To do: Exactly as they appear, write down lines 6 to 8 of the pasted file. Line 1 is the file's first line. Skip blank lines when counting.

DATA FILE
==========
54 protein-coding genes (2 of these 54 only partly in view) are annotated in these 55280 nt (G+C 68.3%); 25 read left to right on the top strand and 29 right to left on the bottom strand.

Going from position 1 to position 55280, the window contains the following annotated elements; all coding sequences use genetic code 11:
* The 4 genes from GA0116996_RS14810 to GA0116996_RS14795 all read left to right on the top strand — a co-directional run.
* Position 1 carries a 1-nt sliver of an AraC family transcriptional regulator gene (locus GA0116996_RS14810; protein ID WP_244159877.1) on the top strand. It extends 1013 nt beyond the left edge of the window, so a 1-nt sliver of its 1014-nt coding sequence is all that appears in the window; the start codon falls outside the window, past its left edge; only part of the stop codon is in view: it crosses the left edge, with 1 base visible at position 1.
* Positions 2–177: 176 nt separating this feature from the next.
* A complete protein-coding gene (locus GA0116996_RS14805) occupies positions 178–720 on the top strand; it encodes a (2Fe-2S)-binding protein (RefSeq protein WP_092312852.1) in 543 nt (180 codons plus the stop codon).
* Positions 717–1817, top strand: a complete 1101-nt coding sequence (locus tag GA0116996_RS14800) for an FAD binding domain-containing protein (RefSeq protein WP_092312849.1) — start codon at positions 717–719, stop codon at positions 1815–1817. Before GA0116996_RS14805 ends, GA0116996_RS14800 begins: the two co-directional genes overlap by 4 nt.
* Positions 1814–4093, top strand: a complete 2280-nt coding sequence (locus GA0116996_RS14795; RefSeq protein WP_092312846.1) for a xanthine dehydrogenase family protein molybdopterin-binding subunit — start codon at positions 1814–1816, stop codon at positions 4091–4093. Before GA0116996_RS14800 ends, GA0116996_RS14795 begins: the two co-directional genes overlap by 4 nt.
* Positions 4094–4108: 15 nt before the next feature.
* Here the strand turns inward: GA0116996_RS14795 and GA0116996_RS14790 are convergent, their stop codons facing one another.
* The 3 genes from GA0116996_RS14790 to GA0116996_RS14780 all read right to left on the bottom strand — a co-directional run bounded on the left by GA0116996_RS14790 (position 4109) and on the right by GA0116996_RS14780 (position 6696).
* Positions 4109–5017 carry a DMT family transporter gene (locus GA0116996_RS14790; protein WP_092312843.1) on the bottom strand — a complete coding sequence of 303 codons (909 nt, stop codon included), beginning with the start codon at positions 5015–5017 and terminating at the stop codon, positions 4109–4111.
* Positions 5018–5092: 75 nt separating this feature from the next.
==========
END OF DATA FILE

* A complete protein-coding gene (locus GA0116996_RS14805) occupies positions 178–720 on the top strand; it encodes a (2Fe-2S)-binding protein (RefSeq protein WP_092312852.1) in 543 nt (180 codons plus the stop codon).
* Positions 717–1817, top strand: a complete 1101-nt coding sequence (locus tag GA0116996_RS14800) for an FAD binding domain-containing protein (RefSeq protein WP_092312849.1) — start codon at positions 717–719, stop codon at positions 1815–1817. Before GA0116996_RS14805 ends, GA0116996_RS14800 begins: the two co-directional genes overlap by 4 nt.
* Positions 1814–4093, top strand: a complete 2280-nt coding sequence (locus GA0116996_RS14795; RefSeq protein WP_092312846.1) for a xanthine dehydrogenase family protein molybdopterin-binding subunit — start codon at positions 1814–1816, stop codon at positions 4091–4093. Before GA0116996_RS14800 ends, GA0116996_RS14795 begins: the two co-directional genes overlap by 4 nt.